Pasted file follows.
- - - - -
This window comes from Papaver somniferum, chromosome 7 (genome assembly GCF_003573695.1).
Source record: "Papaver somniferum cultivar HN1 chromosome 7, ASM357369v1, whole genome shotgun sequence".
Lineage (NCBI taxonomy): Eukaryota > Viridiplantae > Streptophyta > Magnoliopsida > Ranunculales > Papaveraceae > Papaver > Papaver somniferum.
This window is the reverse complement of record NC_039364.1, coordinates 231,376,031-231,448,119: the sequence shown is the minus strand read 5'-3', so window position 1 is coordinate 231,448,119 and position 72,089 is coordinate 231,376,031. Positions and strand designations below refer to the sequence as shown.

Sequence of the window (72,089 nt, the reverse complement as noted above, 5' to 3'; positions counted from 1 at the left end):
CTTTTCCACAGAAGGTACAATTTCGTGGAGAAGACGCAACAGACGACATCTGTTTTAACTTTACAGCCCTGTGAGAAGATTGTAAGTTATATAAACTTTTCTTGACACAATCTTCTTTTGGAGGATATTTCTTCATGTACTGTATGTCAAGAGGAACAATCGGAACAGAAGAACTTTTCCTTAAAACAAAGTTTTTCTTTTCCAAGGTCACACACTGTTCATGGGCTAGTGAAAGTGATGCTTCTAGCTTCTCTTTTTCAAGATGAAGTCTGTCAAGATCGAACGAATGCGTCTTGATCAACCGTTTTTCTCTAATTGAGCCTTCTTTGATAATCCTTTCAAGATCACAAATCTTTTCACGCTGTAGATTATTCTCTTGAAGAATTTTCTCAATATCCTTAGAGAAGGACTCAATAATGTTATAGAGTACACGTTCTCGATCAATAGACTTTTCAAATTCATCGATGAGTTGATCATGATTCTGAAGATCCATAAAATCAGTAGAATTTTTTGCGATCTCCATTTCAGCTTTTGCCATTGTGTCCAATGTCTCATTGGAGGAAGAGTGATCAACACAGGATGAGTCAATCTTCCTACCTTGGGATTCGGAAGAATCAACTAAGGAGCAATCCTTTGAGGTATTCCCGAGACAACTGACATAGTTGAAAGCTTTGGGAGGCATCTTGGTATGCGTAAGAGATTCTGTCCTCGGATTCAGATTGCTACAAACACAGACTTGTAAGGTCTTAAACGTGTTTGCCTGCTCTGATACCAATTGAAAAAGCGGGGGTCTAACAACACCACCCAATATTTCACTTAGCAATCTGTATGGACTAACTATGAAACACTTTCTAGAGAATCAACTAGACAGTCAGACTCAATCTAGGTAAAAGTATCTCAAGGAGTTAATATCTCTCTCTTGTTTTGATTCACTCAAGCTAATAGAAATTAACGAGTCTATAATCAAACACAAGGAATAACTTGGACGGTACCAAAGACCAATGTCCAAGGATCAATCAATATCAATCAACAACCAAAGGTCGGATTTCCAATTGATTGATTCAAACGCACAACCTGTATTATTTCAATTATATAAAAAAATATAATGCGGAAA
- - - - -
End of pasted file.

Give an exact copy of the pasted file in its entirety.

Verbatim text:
This window comes from Papaver somniferum, chromosome 7 (genome assembly GCF_003573695.1).
Source record: "Papaver somniferum cultivar HN1 chromosome 7, ASM357369v1, whole genome shotgun sequence".
Lineage (NCBI taxonomy): Eukaryota > Viridiplantae > Streptophyta > Magnoliopsida > Ranunculales > Papaveraceae > Papaver > Papaver somniferum.
This window is the reverse complement of record NC_039364.1, coordinates 231,376,031-231,448,119: the sequence shown is the minus strand read 5'-3', so window position 1 is coordinate 231,448,119 and position 72,089 is coordinate 231,376,031. Positions and strand designations below refer to the sequence as shown.

Sequence of the window (72,089 nt, the reverse complement as noted above, 5' to 3'; positions counted from 1 at the left end):
CTTTTCCACAGAAGGTACAATTTCGTGGAGAAGACGCAACAGACGACATCTGTTTTAACTTTACAGCCCTGTGAGAAGATTGTAAGTTATATAAACTTTTCTTGACACAATCTTCTTTTGGAGGATATTTCTTCATGTACTGTATGTCAAGAGGAACAATCGGAACAGAAGAACTTTTCCTTAAAACAAAGTTTTTCTTTTCCAAGGTCACACACTGTTCATGGGCTAGTGAAAGTGATGCTTCTAGCTTCTCTTTTTCAAGATGAAGTCTGTCAAGATCGAACGAATGCGTCTTGATCAACCGTTTTTCTCTAATTGAGCCTTCTTTGATAATCCTTTCAAGATCACAAATCTTTTCACGCTGTAGATTATTCTCTTGAAGAATTTTCTCAATATCCTTAGAGAAGGACTCAATAATGTTATAGAGTACACGTTCTCGATCAATAGACTTTTCAAATTCATCGATGAGTTGATCATGATTCTGAAGATCCATAAAATCAGTAGAATTTTTTGCGATCTCCATTTCAGCTTTTGCCATTGTGTCCAATGTCTCATTGGAGGAAGAGTGATCAACACAGGATGAGTCAATCTTCCTACCTTGGGATTCGGAAGAATCAACTAAGGAGCAATCCTTTGAGGTATTCCCGAGACAACTGACATAGTTGAAAGCTTTGGGAGGCATCTTGGTATGCGTAAGAGATTCTGTCCTCGGATTCAGATTGCTACAAACACAGACTTGTAAGGTCTTAAACGTGTTTGCCTGCTCTGATACCAATTGAAAAAGCGGGGGTCTAACAACACCACCCAATATTTCACTTAGCAATCTGTATGGACTAACTATGAAACACTTTCTAGAGAATCAACTAGACAGTCAGACTCAATCTAGGTAAAAGTATCTCAAGGAGTTAATATCTCTCTCTTGTTTTGATTCACTCAAGCTAATAGAAATTAACGAGTCTATAATCAAACACAAGGAATAACTTGGACGGTACCAAAGACCAATGTCCAAGGATCAATCAATATCAATCAACAACCAAAGGTCGGATTTCCAATTGATTGATTCAAACGCACAACCTGTATTATTTCAATTATATAAAAAAATATAATGCGGAAA